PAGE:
Moving through the building Voigt arrived at von Wildberg’s office. He ordered him to open the municipality’s safe and give its entire contents to Voigt. Wildberg willingly did so, not even considering resisting a captain. Voigt cashed in 4000 marks and 70 Pfenning, and in turn, handed Wildberg an “official receipt”. Having managed to grab all the money the municipality had, Voigt now ordered his men to take their prisoners to Berlin and report to a military command post there. He himself left as well but disappeared on the way to Köpenick station. Much later Voigt told about what he did afterwards: he got rid of his military clothing, took another train to Berlin and settled in a café across the military outpost, the Neue Wache, he ordered his men to take the prisoners to. There he drank a beer as he watched the entire spectacle of confusion unfold in front of him. He then left the café and was on the run for six weeks before he got captured. He was arrested in December 1906 and received a prison sentence of four years.
Within days Voigt’s exploits launched a real media spectacle. German newspapers wrote about the ‘unheard-of trickster’s exploit’ and ‘a robber’s tale as adventurous and romantic as any novel’. The crime was perceived to be genuinely funny and Voigt’s motives were often elevated to him wanting to prove Prussian ‘militarism’ was dangerous. Berlin newspapers described Voigt as ‘cheeky’ ‘brazen’ ‘clever’ and ‘ingenious’ and for a while, everyone talked about it in taverns, on the street and on trains. Postcards of the ‘captain of Köpenick’ were produced and sold with considerable success.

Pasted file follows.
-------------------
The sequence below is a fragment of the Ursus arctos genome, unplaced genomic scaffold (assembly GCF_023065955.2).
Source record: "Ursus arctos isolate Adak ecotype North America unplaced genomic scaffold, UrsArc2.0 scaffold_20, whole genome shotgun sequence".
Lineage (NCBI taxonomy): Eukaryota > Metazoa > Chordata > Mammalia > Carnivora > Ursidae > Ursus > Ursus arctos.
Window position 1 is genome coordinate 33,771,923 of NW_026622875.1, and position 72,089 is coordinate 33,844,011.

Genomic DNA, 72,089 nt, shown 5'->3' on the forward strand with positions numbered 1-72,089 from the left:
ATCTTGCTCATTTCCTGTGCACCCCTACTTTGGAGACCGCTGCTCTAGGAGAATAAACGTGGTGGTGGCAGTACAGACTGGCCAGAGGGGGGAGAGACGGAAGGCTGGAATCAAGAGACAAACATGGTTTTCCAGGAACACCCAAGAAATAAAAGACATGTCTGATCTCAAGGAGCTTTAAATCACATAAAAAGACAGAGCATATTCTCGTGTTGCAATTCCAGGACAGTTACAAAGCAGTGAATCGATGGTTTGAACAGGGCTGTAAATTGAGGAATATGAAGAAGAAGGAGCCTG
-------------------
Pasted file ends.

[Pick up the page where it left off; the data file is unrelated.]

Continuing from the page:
International media too wrote about it. The Times reported that an event such as this could only happen in the militaristic German culture. Voigt rapidly became one of the famous fables of modern Prussia. In 1931 Carl Zuckmayr, a German writer and playwright, created the stage play Hauptmann von Köpenick which was later turned into a film which I have used clips of during this video.
Voigt himself was one of the beneficiaries of his crime as well. He served less than half of his sentence when the German Kaiser and Prussian King, Wilhelm II ordered his release granting him a royal pardon. Within a week he was speaking to crowds in galleries and bars, reminiscing about his crime. Berlin authorities forbade him to make any such appearances and that is when Voigt capitalised on his foreign fame. He made an incredibly successful tour to the Austro-Hungarian empire, visiting Vienna and Budapest. He spoke at nightclubs, restaurants and fairs, talking about his adventure and selling postcards with his face on it. In 1910 he even left Europe to the United States and Canada. Apparently even a wax statue of him was created in London’s Madame Tussaud’s. In 1909 he published his memoirs: How I became the Captain of Köpenick, which earned him enough money to buy a house in Luxemburg, where he settled permanently. He stayed there during the first world war, living relatively comfortably from his book sales and tours.
Wilhelm Voigt passed away in January 1922 at the age of 72. He started as a petty thief but due to his rather amusing crime, he ended up being an international celebrity for the last years of his life. I certainly think his story is worth telling and really enjoyed reading about him. And not just me, in 1996 the Köpenick municipality even created a statue for him, which stands in front of the council house.